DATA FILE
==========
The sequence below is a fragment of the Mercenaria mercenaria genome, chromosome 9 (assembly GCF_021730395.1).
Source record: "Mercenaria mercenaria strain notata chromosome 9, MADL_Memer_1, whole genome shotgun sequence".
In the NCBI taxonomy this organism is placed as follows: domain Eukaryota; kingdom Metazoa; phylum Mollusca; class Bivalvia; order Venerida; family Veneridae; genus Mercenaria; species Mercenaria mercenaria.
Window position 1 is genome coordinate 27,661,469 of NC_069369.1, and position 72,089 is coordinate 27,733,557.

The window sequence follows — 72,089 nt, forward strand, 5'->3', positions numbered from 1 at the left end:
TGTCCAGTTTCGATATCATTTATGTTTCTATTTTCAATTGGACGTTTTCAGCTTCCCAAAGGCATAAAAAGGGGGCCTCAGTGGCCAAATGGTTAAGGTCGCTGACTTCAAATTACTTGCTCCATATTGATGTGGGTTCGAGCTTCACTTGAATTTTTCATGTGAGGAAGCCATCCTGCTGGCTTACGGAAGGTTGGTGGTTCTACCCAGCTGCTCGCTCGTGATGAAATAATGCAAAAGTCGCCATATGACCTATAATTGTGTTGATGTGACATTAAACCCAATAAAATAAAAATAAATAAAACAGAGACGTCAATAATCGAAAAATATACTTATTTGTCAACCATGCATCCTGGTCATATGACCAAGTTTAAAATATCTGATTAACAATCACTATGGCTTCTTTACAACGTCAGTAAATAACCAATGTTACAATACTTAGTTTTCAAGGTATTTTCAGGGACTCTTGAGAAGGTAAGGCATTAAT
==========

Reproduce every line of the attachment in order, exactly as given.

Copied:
The sequence below is a fragment of the Mercenaria mercenaria genome, chromosome 9 (assembly GCF_021730395.1).
Source record: "Mercenaria mercenaria strain notata chromosome 9, MADL_Memer_1, whole genome shotgun sequence".
In the NCBI taxonomy this organism is placed as follows: domain Eukaryota; kingdom Metazoa; phylum Mollusca; class Bivalvia; order Venerida; family Veneridae; genus Mercenaria; species Mercenaria mercenaria.
Window position 1 is genome coordinate 27,661,469 of NC_069369.1, and position 72,089 is coordinate 27,733,557.

The window sequence follows — 72,089 nt, forward strand, 5'->3', positions numbered from 1 at the left end:
TGTCCAGTTTCGATATCATTTATGTTTCTATTTTCAATTGGACGTTTTCAGCTTCCCAAAGGCATAAAAAGGGGGCCTCAGTGGCCAAATGGTTAAGGTCGCTGACTTCAAATTACTTGCTCCATATTGATGTGGGTTCGAGCTTCACTTGAATTTTTCATGTGAGGAAGCCATCCTGCTGGCTTACGGAAGGTTGGTGGTTCTACCCAGCTGCTCGCTCGTGATGAAATAATGCAAAAGTCGCCATATGACCTATAATTGTGTTGATGTGACATTAAACCCAATAAAATAAAAATAAATAAAACAGAGACGTCAATAATCGAAAAATATACTTATTTGTCAACCATGCATCCTGGTCATATGACCAAGTTTAAAATATCTGATTAACAATCACTATGGCTTCTTTACAACGTCAGTAAATAACCAATGTTACAATACTTAGTTTTCAAGGTATTTTCAGGGACTCTTGAGAAGGTAAGGCATTAAT